Today is moving day in the Shungu household. We’ve spent the first three months of our married life in Longe’s bachelor pad, and I am so excited to move into our first apartment together.
We’re moving my dining room table out of storage and into its new home: a legitimate dining room. After a year of cramming the dining room table in the corner and then a few months in storage, it’ll be nice to actually have room for more than a couple of people to sit at the table!
In addition to having more space, we’re really looking forward to hosting gatherings of all kinds. Whether it’s dinner for a few friends or a gigantic party to watch the Super Bowl, we’re excited to turn the apartment into a home where we can host and entertain.
I was recently reading a preview to a book called Come and Eat: A Celebration of Love and Grace Around the Everyday Table by Bri McKoy. While describing hospitality she says, “The food does not have to be extravagant because the people you gather at your table already are.” It hit me like a punch to the gut. YES! That’s it exactly. Entertaining doesn’t have to be a stuffy, formal affair. You don’t need a perfectly balanced menu. You don’t even need to cook (we all order take-out). You just need a few seats at the table and a willing heart to engage with people. Your conversation will be what they remember, not the perfectly planned menu.
When I was dreaming up this Italian-themed brunch, I knew Italian sausage had to be on the menu. But I wanted to make it a little more breakfast-worthy. So I doctored up a traditional Italian sausage recipe, adding spices and herbs to make a sausage patty that tastes Italian but lands squarely in the breakfast category.
One distinguishing characteristic of Italian sausage is fennel seeds. I love the licorice-like taste that they lend to the pork. I give the tiny seeds a quick chop or crush them with the back of my knife to release the fennel flavor throughout the patties.
To make the sausage taste like “breakfast” to my guests, I added a tablespoon of fresh sage—the signature flavor of breakfast sausage. You’ll most likely find the rest of your ingredients in your spice cabinet. But honestly? If you’re missing one of the spices, just leave it out! Your guests will be none the wiser. 🙂
The genius idea for the fried sage leaves came from my friend Kelley of Haviland Events, who lent her Italian dishes and amazing tablescaping skills for this brunch spread. She spent a year in Italy living with a family, and they taught her how to beer batter and fry almost anything from the garden, including fresh sage leaves. They are a must-try hot out of the oil!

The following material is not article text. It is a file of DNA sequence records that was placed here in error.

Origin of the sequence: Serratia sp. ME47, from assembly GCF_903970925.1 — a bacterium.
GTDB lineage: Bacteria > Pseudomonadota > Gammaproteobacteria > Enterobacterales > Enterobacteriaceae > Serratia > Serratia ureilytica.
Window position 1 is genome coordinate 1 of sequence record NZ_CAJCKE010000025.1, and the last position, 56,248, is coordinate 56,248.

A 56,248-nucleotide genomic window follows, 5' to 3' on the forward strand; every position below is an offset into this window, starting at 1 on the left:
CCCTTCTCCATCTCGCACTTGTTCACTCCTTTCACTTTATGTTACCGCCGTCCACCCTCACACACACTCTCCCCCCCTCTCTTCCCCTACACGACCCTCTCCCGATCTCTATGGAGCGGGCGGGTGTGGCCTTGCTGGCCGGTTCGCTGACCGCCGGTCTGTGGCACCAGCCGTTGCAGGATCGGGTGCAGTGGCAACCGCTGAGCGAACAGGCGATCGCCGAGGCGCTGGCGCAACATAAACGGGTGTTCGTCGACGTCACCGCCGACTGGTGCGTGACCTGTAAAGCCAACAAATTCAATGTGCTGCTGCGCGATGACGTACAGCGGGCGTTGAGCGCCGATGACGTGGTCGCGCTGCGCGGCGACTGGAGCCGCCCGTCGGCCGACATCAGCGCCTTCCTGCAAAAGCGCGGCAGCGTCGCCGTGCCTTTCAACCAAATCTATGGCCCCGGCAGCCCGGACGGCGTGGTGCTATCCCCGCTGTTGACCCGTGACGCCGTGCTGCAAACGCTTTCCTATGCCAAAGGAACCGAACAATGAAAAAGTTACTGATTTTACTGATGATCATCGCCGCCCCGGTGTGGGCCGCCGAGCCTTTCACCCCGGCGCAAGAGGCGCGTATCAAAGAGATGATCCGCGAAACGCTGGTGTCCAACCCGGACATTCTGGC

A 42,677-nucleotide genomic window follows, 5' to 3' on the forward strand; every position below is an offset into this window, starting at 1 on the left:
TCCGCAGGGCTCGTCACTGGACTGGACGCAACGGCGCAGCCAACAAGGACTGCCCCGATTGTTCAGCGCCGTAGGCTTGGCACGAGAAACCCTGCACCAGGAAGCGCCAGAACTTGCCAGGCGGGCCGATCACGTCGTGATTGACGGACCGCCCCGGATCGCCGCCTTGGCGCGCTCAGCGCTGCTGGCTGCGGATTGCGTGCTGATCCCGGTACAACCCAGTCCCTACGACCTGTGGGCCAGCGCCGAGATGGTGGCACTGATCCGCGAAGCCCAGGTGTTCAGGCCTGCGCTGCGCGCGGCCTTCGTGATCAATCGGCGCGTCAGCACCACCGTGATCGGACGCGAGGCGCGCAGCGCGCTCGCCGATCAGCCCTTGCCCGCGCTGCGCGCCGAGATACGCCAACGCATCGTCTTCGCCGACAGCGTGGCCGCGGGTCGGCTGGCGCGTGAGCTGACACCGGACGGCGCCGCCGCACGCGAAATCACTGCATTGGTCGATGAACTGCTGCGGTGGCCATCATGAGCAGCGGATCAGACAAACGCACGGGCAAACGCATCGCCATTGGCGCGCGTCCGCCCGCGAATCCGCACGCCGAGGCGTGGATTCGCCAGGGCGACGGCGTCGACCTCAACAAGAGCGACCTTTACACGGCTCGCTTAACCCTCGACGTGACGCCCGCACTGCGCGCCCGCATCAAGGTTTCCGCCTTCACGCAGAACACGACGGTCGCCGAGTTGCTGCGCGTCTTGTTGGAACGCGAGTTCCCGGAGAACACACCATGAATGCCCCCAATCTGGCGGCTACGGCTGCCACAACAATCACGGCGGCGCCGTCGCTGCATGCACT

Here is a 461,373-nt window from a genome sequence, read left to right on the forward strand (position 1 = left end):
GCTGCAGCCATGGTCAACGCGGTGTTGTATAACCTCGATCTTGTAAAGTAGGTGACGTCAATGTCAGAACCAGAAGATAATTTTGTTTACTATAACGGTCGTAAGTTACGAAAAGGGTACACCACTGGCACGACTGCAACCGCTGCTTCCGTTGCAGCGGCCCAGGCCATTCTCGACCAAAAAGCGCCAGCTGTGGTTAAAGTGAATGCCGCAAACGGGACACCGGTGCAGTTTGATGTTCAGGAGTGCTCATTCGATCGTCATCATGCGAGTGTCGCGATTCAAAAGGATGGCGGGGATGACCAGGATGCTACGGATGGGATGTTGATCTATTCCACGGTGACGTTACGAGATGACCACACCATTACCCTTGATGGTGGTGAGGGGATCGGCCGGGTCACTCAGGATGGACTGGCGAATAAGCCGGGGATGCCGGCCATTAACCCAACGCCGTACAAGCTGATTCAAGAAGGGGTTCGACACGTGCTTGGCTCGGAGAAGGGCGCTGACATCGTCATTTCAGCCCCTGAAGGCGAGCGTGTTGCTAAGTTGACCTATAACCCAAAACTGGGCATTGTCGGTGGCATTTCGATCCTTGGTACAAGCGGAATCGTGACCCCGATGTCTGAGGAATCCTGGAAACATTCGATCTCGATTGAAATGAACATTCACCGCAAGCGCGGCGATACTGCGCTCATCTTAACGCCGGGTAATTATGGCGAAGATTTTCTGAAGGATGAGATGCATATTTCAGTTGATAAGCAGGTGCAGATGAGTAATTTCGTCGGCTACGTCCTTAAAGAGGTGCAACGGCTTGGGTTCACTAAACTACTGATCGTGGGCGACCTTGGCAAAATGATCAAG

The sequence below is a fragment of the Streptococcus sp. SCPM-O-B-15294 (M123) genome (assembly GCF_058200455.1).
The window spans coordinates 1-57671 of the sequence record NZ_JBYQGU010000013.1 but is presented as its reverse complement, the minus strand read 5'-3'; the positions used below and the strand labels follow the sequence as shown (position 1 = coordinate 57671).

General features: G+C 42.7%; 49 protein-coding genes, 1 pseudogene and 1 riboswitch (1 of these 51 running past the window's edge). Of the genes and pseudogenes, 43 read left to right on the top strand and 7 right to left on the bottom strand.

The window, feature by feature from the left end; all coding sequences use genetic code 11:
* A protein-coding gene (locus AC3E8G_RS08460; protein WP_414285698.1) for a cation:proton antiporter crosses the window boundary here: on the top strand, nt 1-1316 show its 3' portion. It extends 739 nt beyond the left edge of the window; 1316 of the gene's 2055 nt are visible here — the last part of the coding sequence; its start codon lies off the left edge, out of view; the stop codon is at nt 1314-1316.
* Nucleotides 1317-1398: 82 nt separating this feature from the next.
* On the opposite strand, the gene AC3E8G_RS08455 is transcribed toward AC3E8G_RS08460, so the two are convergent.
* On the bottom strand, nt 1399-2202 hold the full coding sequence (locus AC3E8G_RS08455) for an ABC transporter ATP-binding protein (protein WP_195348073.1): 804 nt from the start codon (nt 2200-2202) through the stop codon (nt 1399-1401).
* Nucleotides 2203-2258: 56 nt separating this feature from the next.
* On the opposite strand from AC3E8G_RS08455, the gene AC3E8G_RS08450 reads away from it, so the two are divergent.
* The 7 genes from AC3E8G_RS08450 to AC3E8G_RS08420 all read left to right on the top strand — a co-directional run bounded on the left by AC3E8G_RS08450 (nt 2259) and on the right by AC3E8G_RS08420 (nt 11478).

These Italian Sausage Breakfast Patties would be a fun weekend morning project. Even kids could get involved in the shaping of the patties! As far as skills needed, they’re just as easy as shaping hamburger patties.
Italian Sausage Breakfast Patties
Yield 6 servings
- 1½ lbs ground pork
- 1 tablespoon red wine vinegar
- 1 tablespoon fresh sage, chopped
- 2 cloves garlic, finely minced or grated
- ½ teaspoon fennel seeds, chopped or crushed with the back of your knife
- ½ teaspoon red pepper flakes
- ½ teaspoon dried basil
- ½ teaspoon dried thyme
- ½ teaspoon brown sugar
- 1 teaspoon kosher salt
- 1 tablespoon butter
- 1 tablespoon olive oil
Fried sage garnish:
- 8 large fresh sage leaves
- ½ cup flour
- ¾ cup beer (ale or lager—drink the rest!)
- ¼ cup canola oil
- In a large bowl, combine all ingredients except the butter and olive oil. Mix gently with your hands until combined.
- Roll into 1½ inch balls (golf ball size) and then flatten into patties, approximately ½ inch thick.
- Preheat a large skillet over medium heat. Add the butter and olive oil. Place 4–5 patties in the pan (or however many will fit without crowding the pan). Cook until golden brown, about 2–3 minutes. Flip and repeat. Remove and place on a paper towel to drain. Repeat with remaining uncooked patties.
Fried sage garnish:
- Heat canola oil in a sauté pan over medium heat. Pat sage leaves dry with a paper towel.
- In a small bowl, whisk together the beer and flour. Place the end of a wooden spoon in the oil. If the oil bubbles around the wood, the oil is ready. If not, continue to heat the oil.
- When the oil is ready, dip a sage leaf into the beer batter. Place the sage leaf in the oil and repeat with remaining leaves. Fry for 1–2 minutes, or until golden brown underneath. Flip and repeat until the other side is golden brown. Remove and place on a paper towel lined plate.
This post contains affiliate links. Thank you for supporting KateShungu.com and helping me to provide quality content.